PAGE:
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Family Deftly Rides the Wave Through the Uncertainties of Autism

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The panel answering questions about the film “Rocco Up” last week at the Jacob Burns Film Center. The 22-minute documentary is about nine-year-old Rocco Intonato who is autistic and how his parents supported him using his love for the ocean and teaching him to surf. 

It’s amazing to see the incredible effort and resulting success that comes from helping people with autism.

An inspiring example of that was seen at a special screening of the film “Rocco Up” at the Jacob Burns Film Center last week.

The 22-minute documentary produced in 2022 is about nine-year-old Rocco Intonato, who is autistic, and how his parents, Sara and Ben, supported him using his love for the ocean and teaching him to surf. The film follows Rocco for two years as his confidence builds and he is able to better connect with the world.

Early footage shows Rocco as a baby being gently dipped in and out of the ocean water near Montauk, where his family lives. Fast forward a couple of years and two-year-old Rocco had just been diagnosed with autism, a developmental disability that causes difficulties with communication and interaction along with possible repetitive or restrictive behaviors.

Research last year from the Centers for Disease Control and Prevention shows that one in 36 children is now diagnosed with autism spectrum disorder (ASD).

Award-winning filmmaker and “Rocco Up” director John Madere was able to focus on Ben and Sara’s emotional upheaval when they learned of their son’s autism. Viewers are pulled in and feel the initial tension of how the couple grapples with the harsh realities of their son’s condition and how they learn acceptance, opening the door to their limitless love and support.

How the family devotes themselves to Rocco’s gradual adaptation is deeply inspiring and heartwarming.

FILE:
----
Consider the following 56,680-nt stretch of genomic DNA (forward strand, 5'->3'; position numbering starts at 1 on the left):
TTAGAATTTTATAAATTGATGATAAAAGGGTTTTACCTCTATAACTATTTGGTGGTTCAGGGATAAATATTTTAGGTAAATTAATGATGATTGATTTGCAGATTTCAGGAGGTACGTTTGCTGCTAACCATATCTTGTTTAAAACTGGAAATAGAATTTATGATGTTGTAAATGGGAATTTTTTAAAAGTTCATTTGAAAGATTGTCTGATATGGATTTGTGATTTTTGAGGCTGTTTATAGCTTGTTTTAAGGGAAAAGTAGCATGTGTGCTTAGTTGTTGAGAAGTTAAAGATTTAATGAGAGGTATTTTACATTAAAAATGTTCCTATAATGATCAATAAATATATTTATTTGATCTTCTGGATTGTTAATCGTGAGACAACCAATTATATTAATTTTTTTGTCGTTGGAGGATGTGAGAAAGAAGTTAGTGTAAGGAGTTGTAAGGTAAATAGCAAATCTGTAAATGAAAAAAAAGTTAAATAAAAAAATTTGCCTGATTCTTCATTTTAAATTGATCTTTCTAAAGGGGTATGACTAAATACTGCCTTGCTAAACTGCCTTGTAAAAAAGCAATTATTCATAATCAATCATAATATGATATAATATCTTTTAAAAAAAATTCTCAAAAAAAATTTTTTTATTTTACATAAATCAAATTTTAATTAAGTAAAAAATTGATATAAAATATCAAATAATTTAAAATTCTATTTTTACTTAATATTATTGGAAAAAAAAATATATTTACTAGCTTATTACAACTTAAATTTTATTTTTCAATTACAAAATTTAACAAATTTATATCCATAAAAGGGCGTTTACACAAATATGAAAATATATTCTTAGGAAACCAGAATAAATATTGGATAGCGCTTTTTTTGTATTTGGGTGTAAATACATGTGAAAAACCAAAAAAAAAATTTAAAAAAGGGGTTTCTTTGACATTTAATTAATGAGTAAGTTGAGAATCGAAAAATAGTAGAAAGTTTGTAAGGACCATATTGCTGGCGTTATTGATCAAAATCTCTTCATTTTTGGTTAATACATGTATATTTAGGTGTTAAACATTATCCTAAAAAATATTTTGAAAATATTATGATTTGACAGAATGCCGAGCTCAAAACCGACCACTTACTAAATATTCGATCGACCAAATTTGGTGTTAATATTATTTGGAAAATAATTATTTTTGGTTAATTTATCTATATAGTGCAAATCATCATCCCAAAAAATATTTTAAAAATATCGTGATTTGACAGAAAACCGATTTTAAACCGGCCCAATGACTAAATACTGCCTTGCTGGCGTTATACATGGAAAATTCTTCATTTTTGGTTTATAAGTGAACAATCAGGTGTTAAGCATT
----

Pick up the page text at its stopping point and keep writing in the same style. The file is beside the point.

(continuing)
Ben Intonato is an avid surfer and part of a group known as the Ditch Plains Surfers at Ditch Plains Beach in Montauk. Once Intonato can accept his son’s limitations, he shifted his focus and started teaching Rocco to surf. In the film he says “I wanted my son to be as happy as possible, to have as good of a life as possible. He’s my son, he can’t be that different from me.”

Plenty of challenges were experienced during filming, including complications with COVID, difficult weather conditions and days Rocco wasn’t up for surfing.

Last Tuesday evening’s screening of “Rocco Up” was one of the monthly films shown at the Jacob Burns Film Center that is a special sensory-friendly screening, geared to those sensitive to traditional movie theater sounds and darkness.

A question-and-answer session after the film included the Intonatos, Madere, film writer Ruth Mamaril, moderator Sarah Kernion and David Kaufstein, program director for the Nicholas Center in Pleasantville, which provides programs and services for autistic people so they can better assimilate into the community and workplace.

Kernion is a global keynote speaker and a dedicated neurodiversity advocate who has two non-speaking autistic children. Sara Intonato has established a neurodiversity consultancy that helps parents with special needs children.

Kaufstein was accompanied by about 15 young adults from the Nicholas Center, some of whom asked about Rocco’s learning process.

“My mantra is that Rocco can do anything if we throw our timeline out the window and let him have his own timeline,” Sara Intonao said. “It has taken patience and more practice.”

She added that she has seen parents of children with autism exhaust themselves by going through educational bureaucracies to provide special services. Positive change occurs when parents unrelentingly demand it, she said.

Ben Intonato said working with Rocco and teaching him various skills has become an opportunity for him to learn a new way of doing things.

“What we tapped into is that Rocco is the teacher,” his father said. “He needed to teach me something which I could help spread to people. He’s taught me about what makes us different. Children like Rocco are gifts.”

A young man received a round of applause when he raised his hand and said “I just wanted to say that I, too, have autism and Rocco is not alone.”

Another called out “I want to be a surfer, too!”

Ben Intonato said the film is being considered for Amazon Prime, and there is a plan to distribute it to school systems at no cost. The film has won numerous awards for best documentary, best editing and best cinematography.

The film was presented in partnership with The Nicholas Center, BluePath Service Dogs and Pleasantville SEPTA.

To learn more about “Rocco Up,” visit



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